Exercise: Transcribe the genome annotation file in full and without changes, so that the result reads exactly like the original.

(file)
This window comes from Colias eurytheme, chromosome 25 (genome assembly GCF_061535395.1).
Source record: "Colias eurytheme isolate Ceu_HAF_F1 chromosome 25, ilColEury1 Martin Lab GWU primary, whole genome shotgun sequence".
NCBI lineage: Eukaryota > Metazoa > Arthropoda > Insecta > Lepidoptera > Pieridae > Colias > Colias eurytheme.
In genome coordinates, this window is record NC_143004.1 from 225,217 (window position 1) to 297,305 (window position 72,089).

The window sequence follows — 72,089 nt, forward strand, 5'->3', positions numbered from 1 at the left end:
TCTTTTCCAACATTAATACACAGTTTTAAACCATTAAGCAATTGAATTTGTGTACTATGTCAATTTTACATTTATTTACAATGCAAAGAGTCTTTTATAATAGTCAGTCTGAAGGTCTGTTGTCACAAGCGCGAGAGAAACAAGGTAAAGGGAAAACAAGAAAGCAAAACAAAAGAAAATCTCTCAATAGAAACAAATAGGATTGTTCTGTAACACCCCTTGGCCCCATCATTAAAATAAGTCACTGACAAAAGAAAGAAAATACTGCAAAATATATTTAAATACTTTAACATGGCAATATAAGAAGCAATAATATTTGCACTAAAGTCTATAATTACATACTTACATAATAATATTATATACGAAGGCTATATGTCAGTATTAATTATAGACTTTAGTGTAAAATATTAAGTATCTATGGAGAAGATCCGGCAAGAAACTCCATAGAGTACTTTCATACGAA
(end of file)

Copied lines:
This window comes from Colias eurytheme, chromosome 25 (genome assembly GCF_061535395.1).
Source record: "Colias eurytheme isolate Ceu_HAF_F1 chromosome 25, ilColEury1 Martin Lab GWU primary, whole genome shotgun sequence".
NCBI lineage: Eukaryota > Metazoa > Arthropoda > Insecta > Lepidoptera > Pieridae > Colias > Colias eurytheme.
In genome coordinates, this window is record NC_143004.1 from 225,217 (window position 1) to 297,305 (window position 72,089).

The window sequence follows — 72,089 nt, forward strand, 5'->3', positions numbered from 1 at the left end:
TCTTTTCCAACATTAATACACAGTTTTAAACCATTAAGCAATTGAATTTGTGTACTATGTCAATTTTACATTTATTTACAATGCAAAGAGTCTTTTATAATAGTCAGTCTGAAGGTCTGTTGTCACAAGCGCGAGAGAAACAAGGTAAAGGGAAAACAAGAAAGCAAAACAAAAGAAAATCTCTCAATAGAAACAAATAGGATTGTTCTGTAACACCCCTTGGCCCCATCATTAAAATAAGTCACTGACAAAAGAAAGAAAATACTGCAAAATATATTTAAATACTTTAACATGGCAATATAAGAAGCAATAATATTTGCACTAAAGTCTATAATTACATACTTACATAATAATATTATATACGAAGGCTATATGTCAGTATTAATTATAGACTTTAGTGTAAAATATTAAGTATCTATGGAGAAGATCCGGCAAGAAACTCCATAGAGTACTTTCATACGAA